Interestingly, the d -serine operon was found to be a hot spot for genetic alteration in another highly clonal pathogen, E. coli O157. By analyzing a large collection of strains from foodborne outbreaks, Cebula and colleagues ( Mukherjee, 2006) first found a sucrose-positive, d -serine-negative phenotype common to most O157 strains and subsequently confirmed that a sucrose operon had inserted into the d -serine operon. Genetic analysis of this genome region showed that it was a hot spot for genetic mosaicism. Cebula's group concluded that phenotypic analysis is a very useful tool in strain attribution ( Bochner, 2008). In a comparative PM analysis of the O157 strain from the summer, 2006, spinach outbreak in the United States, they showed ( Mukherjee, 2008) that it had a rare N-acetyl- d -galactosamine-negative phenotype, which had only been found once previously. Both the Cebula and Guard-Bouldin laboratories have shown that, especially with clonal pathogens, it can be easier, more efficient, and more productive to go from phenotype back to genotype, instead of starting with genomic analyses. One other approach demonstrating the usefulness of analyzing phenotypes of natural isolates is the work of Hutkins and colleagues ( Durso, 2004), where PM analysis of C metabolism showed significant differences between commensal strains of E. coli from cattle vs. O157:H7 strains. These differences in metabolic capabilities are likely to contribute to colonization capabilities in various environments.

An area of particular interest is the use of PM technology to examine changes in the physiology of a bacterium peculiar to stages of pathogenic adaptation in vivo. Preston and colleagues ( Rico & Preston, 2008) analyzed phenotypic changes of the plant pathogen P. syringae, growing in laboratory culture media vs. growing in one of its environmental media – tomato apoplastic fluid. As previously mentioned, Omsland and Heinzen ( Bochner, 2008) investigated the metabolic phenotypic properties of C. burnetii extracted from culture inside of mammalian cells. In a work on a related pathogen, L. pneumophila, which can also survive and grow in macrophages by evading the endocytic-lysosomal destruction pathway, Swanson and colleagues produced two novel and exciting findings. First ( Sauer, 2005), they used PMs to show that phtA (phagosomal transporter defective) mutants require l -threonine for replication and that this amino acid triggers differentiation of the cell from a motile transmissive form to the nonmotile replicative form. More recently ( Dalebroux, 2008 Edwards, 2008), this group reported using PM technology to screen a flaA–gfp fusion strain (an indicator of differentiation back to the motile transmissive state) under hundreds of culture conditions and discovered that growth arrest and the transition to the motile transmissive form is triggered by carboxylic acids, especially short-chain fatty acids.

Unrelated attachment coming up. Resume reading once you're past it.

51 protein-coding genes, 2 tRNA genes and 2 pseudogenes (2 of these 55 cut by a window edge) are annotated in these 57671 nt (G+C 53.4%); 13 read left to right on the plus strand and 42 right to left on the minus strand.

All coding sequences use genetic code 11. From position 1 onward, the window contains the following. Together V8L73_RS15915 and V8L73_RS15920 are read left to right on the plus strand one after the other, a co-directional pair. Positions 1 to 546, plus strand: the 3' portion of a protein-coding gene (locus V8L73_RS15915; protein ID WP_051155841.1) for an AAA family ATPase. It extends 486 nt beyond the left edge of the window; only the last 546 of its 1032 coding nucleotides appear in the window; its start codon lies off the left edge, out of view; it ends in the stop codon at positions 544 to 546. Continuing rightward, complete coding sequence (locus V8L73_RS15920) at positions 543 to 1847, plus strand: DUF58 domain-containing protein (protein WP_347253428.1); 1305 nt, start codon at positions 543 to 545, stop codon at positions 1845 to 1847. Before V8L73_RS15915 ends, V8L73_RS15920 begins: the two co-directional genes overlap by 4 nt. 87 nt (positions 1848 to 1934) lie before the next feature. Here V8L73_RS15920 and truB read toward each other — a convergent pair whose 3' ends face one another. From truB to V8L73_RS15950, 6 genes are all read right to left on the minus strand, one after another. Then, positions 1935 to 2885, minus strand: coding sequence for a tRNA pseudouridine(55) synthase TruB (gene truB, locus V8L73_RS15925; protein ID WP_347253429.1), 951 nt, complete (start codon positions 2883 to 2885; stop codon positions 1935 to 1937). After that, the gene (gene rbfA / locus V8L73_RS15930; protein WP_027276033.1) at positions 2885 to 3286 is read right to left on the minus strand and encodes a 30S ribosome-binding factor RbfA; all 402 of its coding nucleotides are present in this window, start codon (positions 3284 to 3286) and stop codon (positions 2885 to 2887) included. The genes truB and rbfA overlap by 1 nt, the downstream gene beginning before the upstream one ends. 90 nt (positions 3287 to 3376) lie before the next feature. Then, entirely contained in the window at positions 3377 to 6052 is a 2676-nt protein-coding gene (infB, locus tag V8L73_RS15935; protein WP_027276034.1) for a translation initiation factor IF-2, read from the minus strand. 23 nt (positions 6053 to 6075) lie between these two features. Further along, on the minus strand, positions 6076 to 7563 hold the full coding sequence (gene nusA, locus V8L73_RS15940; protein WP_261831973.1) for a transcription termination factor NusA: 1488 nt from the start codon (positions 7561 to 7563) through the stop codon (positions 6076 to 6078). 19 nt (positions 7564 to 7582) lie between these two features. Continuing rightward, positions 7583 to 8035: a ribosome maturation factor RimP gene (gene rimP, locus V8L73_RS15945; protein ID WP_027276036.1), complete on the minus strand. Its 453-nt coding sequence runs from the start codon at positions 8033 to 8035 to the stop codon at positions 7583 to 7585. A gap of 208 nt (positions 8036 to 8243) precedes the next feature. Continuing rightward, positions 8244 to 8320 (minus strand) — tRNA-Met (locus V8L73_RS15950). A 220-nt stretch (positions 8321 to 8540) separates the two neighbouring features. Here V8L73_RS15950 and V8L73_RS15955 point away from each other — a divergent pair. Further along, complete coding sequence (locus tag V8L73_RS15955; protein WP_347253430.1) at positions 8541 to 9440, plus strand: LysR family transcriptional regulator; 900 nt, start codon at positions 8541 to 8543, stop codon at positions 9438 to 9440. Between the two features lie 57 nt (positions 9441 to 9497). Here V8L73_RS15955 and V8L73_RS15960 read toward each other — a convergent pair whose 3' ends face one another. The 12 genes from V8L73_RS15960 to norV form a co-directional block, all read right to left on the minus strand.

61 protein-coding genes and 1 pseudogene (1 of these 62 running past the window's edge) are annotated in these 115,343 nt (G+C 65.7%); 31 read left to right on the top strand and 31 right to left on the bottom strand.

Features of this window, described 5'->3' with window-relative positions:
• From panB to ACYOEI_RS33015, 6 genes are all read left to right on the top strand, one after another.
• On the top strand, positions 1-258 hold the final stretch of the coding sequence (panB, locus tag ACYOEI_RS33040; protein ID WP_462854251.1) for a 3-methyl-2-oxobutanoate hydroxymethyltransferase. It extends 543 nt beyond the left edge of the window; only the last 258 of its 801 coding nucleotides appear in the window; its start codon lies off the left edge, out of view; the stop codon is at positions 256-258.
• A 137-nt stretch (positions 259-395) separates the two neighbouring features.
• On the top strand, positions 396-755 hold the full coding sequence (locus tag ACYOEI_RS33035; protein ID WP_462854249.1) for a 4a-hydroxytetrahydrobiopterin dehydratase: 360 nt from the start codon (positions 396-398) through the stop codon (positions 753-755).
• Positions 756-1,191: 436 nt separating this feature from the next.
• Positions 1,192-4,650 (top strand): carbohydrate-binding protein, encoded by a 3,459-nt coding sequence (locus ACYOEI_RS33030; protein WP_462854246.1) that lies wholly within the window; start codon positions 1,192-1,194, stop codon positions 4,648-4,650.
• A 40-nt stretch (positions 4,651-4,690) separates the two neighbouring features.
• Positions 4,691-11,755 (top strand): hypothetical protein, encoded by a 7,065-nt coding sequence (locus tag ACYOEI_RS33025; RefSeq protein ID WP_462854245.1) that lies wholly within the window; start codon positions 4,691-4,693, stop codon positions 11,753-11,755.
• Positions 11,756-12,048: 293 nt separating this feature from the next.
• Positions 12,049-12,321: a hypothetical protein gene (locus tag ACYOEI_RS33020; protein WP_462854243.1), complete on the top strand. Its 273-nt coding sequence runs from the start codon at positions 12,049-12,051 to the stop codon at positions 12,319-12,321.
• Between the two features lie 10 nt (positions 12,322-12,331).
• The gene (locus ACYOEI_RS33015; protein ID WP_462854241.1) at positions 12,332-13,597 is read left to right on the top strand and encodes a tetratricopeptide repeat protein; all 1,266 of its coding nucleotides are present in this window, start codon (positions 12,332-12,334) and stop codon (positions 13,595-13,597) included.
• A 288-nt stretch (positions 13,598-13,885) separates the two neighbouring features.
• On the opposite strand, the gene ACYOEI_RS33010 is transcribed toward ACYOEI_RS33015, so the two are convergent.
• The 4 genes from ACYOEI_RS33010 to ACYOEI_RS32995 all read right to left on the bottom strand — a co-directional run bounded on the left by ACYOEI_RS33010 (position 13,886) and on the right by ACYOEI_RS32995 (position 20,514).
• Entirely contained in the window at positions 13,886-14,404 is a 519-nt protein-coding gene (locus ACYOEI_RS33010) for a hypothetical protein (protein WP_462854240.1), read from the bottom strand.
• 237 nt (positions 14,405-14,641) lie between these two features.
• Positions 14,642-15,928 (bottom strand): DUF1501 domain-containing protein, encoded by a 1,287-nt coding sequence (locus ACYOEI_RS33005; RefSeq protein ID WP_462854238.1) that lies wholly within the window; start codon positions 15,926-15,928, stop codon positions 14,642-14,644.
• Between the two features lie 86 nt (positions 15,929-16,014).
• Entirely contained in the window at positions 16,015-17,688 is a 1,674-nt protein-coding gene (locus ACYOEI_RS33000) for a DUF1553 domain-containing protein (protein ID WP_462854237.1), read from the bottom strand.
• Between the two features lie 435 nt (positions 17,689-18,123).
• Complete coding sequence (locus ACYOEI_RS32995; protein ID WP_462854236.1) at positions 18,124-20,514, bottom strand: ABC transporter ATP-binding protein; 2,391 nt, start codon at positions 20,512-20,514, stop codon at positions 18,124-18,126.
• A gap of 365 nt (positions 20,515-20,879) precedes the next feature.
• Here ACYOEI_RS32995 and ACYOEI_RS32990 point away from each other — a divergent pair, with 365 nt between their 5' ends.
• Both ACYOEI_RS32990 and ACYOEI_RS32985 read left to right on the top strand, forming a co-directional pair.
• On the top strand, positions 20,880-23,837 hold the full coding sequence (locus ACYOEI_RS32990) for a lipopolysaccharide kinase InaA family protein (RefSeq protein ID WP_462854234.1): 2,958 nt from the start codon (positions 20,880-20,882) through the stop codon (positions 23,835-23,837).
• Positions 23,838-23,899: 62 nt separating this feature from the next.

Cool Job: One green chemist is mining zoo dung for biological helpers

Michelle O’Malley, 37, is a chemical and biological engineer at the University of California, Santa Barbara. Her team is looking to mine microbes from animal wastes in a search for making “greener” products.

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October 11, 2019 at 5:50 am

You might call this group of lab members a poop patrol. Sometimes, they hang out at the Santa Barbara Zoo waiting for certain goats and sheep to do their business. But they’re not there just as a cleanup crew. To them, these droppings are more than waste. They’re the source of microbes that might one day become the route to greener fuels and chemicals.

Michelle O’Malley, 37, leads this group. She’s a chemical and biological engineer at the University of California campus across town. Her team is hunting for fungi that live in the digestive tract of plant-eating animals, such as sheep, goats, cows, giraffes and elephants. As anaerobes (AN-uh-roabs), those fungi can only live in the absence of oxygen. Together with some anaerobic bacteria, these fungi can break down grass and other plants. Along the way, they release sugars and other nutrients.

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These particular microbial helpers do not usually show up in the human gut. That’s why much of the fibrous parts of plants that we eat goes undigested. It passes through our guts, largely unaltered, exiting as wastes out the other end.